The Charlotte News
Saturday, October 3, 1953
Site Ed. Note: The front page reports that in Panmunjom, the U.N. Command this date refused to extend beyond the official December 24 deadline the period during which the allies and Communists could seek to change the minds of the prisoners of war who were resisting repatriation. General Mark Clark, retiring U.N. commander, reaffirmed the allied opposition to any extension of that time period. The Neutral Nations Repatriation Commission had sought an extension because of delays in starting the program, triggered by disputes over facilities in which the interviews would be conducted. The 90-day period was supposed to have begun on September 26.
In Seoul, South Korean President Syngman Rhee said that he was shocked at the bloodshed in the prisoner compounds guarded by the Indian troops in the demilitarized zone, which had resulted in three prisoners having been killed and ten injured in the previous two days by Indian guards, in an effort to quell outbreaks of violence and attempted escape by the prisoners, in defiance of the Communists and the Indian troops. The South Korean acting foreign minister called the deaths of the anti-Communist prisoners "criminal acts of murder". He warned that South Korea would take up arms against the Indian troops if they did not rectify immediately the "evil acts" committed. He said that the Indians were actually Communists, while professing to be neutral.
At the U.N. in New York, increasing differences between the U.S. and its allies regarding Korea threatened their united front on major questions at the General Assembly, with some delegates indicating that the issues had to be ironed out before further U.N. consideration of world problems could take place. The disputes had arisen because the nations had not decided to the satisfaction of all how they should proceed in reaching the goal of peace with honor, though the goal, itself, was not in dispute. Some of the allies wanted the U.S. not to be so stiff and unyielding on all issues, while others were interested in the recurring demands for a personal meeting of the heads of state of the Big Four powers. The consensus was that the opening round of debate in the Assembly had shown weaknesses and divisions on the Western side and that unusual efforts had to be undertaken to repair those divisions.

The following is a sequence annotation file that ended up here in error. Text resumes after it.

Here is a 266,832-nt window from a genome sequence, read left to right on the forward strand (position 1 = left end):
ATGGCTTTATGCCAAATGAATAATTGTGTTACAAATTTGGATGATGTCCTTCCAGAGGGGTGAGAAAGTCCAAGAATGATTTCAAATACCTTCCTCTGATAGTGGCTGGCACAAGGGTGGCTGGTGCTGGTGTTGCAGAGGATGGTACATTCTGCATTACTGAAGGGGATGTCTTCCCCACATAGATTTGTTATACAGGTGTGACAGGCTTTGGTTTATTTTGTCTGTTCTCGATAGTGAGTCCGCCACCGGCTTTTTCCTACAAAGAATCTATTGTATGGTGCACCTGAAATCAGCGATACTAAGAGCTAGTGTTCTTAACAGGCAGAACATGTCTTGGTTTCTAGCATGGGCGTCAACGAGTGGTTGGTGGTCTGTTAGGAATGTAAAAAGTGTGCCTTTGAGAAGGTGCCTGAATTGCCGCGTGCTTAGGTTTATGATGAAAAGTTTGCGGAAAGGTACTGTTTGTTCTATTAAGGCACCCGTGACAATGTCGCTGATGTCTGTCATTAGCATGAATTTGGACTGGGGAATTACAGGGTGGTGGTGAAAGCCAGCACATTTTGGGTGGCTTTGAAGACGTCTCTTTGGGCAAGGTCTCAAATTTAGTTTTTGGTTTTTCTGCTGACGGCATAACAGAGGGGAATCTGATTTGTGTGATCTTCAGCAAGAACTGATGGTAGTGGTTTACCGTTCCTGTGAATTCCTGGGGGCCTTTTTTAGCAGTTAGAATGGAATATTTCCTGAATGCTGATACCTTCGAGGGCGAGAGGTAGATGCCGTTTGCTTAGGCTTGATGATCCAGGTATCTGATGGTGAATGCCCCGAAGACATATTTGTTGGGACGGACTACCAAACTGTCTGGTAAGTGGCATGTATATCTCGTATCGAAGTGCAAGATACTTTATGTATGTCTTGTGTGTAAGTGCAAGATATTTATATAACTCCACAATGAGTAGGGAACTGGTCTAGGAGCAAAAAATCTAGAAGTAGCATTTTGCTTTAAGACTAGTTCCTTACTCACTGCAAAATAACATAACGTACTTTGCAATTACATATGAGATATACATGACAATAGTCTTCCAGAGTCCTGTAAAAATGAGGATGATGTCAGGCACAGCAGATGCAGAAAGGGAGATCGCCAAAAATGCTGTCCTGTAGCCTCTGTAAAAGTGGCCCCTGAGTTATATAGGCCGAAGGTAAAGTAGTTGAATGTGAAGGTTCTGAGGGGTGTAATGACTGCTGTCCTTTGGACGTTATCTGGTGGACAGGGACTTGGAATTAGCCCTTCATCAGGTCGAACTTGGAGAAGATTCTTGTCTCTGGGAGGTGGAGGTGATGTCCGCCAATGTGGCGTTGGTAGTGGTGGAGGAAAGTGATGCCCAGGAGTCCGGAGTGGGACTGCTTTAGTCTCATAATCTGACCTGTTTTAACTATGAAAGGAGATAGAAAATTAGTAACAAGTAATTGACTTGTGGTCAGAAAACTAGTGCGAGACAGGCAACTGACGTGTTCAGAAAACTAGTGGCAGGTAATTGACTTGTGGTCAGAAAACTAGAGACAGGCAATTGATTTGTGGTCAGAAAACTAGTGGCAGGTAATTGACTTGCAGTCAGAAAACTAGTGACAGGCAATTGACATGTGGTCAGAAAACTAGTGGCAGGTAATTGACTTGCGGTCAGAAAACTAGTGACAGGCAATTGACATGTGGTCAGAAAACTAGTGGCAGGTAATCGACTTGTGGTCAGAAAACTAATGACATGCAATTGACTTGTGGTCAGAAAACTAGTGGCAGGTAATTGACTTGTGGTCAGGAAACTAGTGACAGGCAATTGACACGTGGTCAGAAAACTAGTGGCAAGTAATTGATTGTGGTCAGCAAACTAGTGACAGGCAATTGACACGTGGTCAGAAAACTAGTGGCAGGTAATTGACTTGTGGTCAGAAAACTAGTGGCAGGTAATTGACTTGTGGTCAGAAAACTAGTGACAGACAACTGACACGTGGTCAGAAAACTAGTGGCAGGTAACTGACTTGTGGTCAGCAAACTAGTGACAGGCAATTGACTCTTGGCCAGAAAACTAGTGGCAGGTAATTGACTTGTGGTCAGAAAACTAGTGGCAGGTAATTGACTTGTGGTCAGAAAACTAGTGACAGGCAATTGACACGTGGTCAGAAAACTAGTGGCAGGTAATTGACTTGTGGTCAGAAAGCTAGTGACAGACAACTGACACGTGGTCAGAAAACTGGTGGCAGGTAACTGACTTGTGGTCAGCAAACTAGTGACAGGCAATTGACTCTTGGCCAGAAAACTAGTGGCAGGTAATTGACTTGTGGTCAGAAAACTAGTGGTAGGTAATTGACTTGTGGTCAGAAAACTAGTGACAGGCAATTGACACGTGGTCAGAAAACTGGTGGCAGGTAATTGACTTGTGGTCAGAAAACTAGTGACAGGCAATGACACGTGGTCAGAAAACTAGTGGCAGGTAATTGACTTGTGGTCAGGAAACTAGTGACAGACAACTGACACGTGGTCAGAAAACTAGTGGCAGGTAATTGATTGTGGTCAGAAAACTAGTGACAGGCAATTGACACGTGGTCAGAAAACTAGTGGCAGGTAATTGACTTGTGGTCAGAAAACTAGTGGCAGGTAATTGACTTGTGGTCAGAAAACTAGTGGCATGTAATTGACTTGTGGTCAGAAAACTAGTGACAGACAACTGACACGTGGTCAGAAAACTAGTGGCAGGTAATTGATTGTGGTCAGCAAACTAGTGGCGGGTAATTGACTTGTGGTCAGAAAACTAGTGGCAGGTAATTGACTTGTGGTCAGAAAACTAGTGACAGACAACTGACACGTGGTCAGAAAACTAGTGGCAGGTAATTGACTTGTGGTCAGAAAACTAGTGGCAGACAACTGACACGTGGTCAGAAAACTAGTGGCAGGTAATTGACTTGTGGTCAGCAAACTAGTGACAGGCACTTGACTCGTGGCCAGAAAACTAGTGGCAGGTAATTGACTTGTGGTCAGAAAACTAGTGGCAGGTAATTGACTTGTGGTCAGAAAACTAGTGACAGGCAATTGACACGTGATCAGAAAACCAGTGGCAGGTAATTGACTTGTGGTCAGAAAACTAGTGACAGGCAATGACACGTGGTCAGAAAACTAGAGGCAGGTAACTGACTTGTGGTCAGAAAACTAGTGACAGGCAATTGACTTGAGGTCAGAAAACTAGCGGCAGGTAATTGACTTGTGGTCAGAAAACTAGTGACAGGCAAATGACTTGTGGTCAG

In London, Britain reportedly was urging a plan aimed at breaking the Korean peace conference deadlock by proposing to allow both sides to invite neutral nations, including India, to join the conference table. Diplomatic informants had said the previous day that the Churchill Cabinet had worked out the new Korean strategy. No details of the proposal had yet been made public but informants said that it was based on the assumption that the Korean peace conference would have to be broadened in terms of its participants. Russia had warned that the conference might not take place at all unless the U.N. adopted its proposal that certain Asian nations, such as India, Burma and Pakistan, were invited. The U.S. had taken the view that the conference, itself, could invite neutral nations, but only after it had begun its deliberations. The U.N. had voted against the Russian proposal, supporting the U.S. view that the initial conference should be limited to the combatant nations, a limitation already approved at the earlier conference to establish participation and ground rules for the conference.